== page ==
The Golden Book of World’s Greatest Mysteries ISBN: 9788075832634, Musaicum Books in e-book by multiple authors.
This book, sub-titled 60+ Whodunit Tales & Detective Stories is a compilation of stories by the “World’s Greatest Authors” and is referred to as “The Ultimate Anthology”. Among the authors included are Edgar Allen Poe, A Conan Doyle, Nathaniel Hawthorn, Mark Twain and others perhaps lesser known to American readers such as Guy de Maupassant, Théopile Gautier, Helena Balavatsky and some lesser known stories of among other authors, Jack London and Anton Chekhov. The book is divided into five sections. The first is “Detective Stories” starting with Poe’s better known ‘The Purloined Letter’. The second is “Suspense Stories” with the opening tale ‘The Birth Mark’ by Hawthorne. The third, “Ghost Stories” with the first ‘Thrawn Janet’ by Robert Louis Stevenson. The fourth, “Paranormal Psychic Stories” opening with ‘When the World was Young’ by Jack London. The fifth, “Humorous Mystery Stories” is the shortest with nine selections leading off with ‘The Secret of Goresthorpe Grange’ by A. Conan Doyle followed by Mark Twain, de Maupassant, Théopile Gautier and others.
Discussion: This is a most interesting group of stories for several reasons. First, they all are interesting, occasionally for an unusual reason. Second, they all are well written. Third, many offer a selection or more from an author lesser known to many American readers and/or a tale from a well-known writer that most readers probably just have not read because it seems a little removed from the books for which the author is most well recognized. The writing style and verbalization frequently are dated, but somehow lends charm to the presentation. William Melmoth and Julian Hawthorne are the translators and have done well with their contributions.
Summary: A group of short stories that allow the busy person to ‘take a break’ from his/her abundant activities when needed and indulge in an enjoyable few minutes of reading.
5* Enjoyable book especially for the individual who is stressed for time.
Panther Across the Star, Fallen Leaf Books, e-book copyright and written by Lon Brett Coon.
Prologue: In a broken down house in Oklahoma in the year 2023 Myaka is at the height of frustration. He is the great grandson of the long line of Panther Across the Sky, Chief of the Shawnee Indian tribe. As hereditary leader, he is afraid for his people: “How many times can a peoples’ hope be torn from them before it goes out forever? I don’t know if I can bear that burden. It crushes my bones and chains my soul.” He is a desperate soul who drowned in a river of fear. He smashes the mirror with his fists as well as any other glass wear available. His mother tells him all eventually will be alright but too immersed within himself, he grabs a blanket against the chill and wanders out into the night. He encounters a group of people sharing fun, wine and talk around a campfire on the beach. They invite him over, are a little startled because easy relationships are difficult between people of their culture and his. However, they equate well and upon their urging he tells them a story. The tale is based fundamentally on the life of the purportedly wise Shawnee Indian chief Tecumseh and his attempts to form a confederacy of Indian nations to stop the encroaching white man. He is presented as a man who wanted peace for all with none overriding others in spite of seeing his father brutally killed by white men who had invaded Shawnee territory. The tale continues with numerous episodes of his life, some based on actual activities, others are conjecture including his saving the lives of three intergalactic persons who crash in their spaceship near his band of warriors – an incident purportedly to be found in Shawnee legend. This volume of the anticipated series ends with an epic white/Redman battle. An epilogue follows where Myaka finishes his story to the uneasy group of the rape of the Indian nations by the constantly encroaching white men with their incessant lies, retractions and overwhelming military resources and concludes: “The Reservation – a token gift to the savages that holds up American humanity.” He walks away, but the reader is given to understand that somehow with this catharsis, the fifteen year old boy has grown to become a man and the reader understands that the saga is about to continue.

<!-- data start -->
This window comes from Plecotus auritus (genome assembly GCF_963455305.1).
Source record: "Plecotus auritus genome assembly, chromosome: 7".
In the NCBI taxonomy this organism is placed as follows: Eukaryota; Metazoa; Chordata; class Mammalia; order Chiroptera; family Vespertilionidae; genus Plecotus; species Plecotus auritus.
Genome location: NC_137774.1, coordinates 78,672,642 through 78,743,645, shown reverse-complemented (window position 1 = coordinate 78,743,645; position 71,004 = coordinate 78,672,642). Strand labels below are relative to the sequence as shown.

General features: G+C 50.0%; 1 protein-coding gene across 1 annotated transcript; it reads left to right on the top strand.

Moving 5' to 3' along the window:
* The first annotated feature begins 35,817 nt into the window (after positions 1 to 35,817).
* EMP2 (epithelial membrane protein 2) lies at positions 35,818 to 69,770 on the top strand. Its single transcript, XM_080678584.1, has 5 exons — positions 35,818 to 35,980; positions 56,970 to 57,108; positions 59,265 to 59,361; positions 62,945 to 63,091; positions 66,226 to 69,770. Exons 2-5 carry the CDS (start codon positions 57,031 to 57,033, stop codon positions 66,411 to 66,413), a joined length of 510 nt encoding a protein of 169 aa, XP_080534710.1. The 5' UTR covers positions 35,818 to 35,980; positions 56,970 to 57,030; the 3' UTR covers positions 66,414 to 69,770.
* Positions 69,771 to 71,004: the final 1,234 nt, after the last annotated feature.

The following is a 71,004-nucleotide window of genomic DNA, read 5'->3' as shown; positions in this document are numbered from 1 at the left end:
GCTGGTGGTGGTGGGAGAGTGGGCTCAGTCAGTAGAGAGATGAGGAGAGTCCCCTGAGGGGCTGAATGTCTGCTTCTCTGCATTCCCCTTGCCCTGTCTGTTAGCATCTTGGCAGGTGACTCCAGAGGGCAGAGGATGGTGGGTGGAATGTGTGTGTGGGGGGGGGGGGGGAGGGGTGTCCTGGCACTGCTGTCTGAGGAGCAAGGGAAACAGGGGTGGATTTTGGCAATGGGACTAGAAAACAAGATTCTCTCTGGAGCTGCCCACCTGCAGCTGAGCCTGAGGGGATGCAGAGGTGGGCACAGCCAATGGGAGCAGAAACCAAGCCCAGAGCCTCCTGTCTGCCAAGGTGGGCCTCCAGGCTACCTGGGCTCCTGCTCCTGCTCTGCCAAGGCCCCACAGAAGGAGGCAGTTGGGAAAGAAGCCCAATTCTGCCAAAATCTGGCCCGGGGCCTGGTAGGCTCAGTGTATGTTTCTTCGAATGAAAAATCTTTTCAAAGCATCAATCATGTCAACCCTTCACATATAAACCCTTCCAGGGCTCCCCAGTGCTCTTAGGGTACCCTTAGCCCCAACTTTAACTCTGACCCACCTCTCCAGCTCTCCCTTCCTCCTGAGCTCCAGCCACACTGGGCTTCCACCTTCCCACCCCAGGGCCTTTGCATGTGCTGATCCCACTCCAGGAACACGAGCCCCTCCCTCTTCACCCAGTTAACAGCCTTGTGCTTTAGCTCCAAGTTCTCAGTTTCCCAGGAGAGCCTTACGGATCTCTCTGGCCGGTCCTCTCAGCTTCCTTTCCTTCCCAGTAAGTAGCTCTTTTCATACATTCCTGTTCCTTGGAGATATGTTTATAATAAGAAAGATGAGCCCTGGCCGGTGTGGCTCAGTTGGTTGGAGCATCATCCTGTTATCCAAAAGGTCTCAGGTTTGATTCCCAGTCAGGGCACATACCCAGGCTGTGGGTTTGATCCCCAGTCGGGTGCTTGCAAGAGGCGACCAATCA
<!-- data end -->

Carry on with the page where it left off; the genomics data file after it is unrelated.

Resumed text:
Discussion: The author has provided a historical novel with a message somewhat similar to the earlier written books describing the fall of the Cherokee Nation but with an interesting sci-fi addition. The body of the tale is well-written, the action is abundant and graphically detailed and follows the life of the Shawnee Chief Tecumseh with a slight historical error, unnoticeable to other than a very few American Indian aficionados. From the viewpoint of a reader who has spent a fair amount of time in and around reservations, the housing description and Myaka’s actions are particularly well done. The epilogue does not seem to fit as well. It somehow seems to this reviewer like a prepared paper to enforce a point that already has been well presented in the body of story. (An aside perhaps of some interest to a few readers –the name Myaka means Turtle.)
4* Enjoyable historical with an interesting sci-fi inclusion.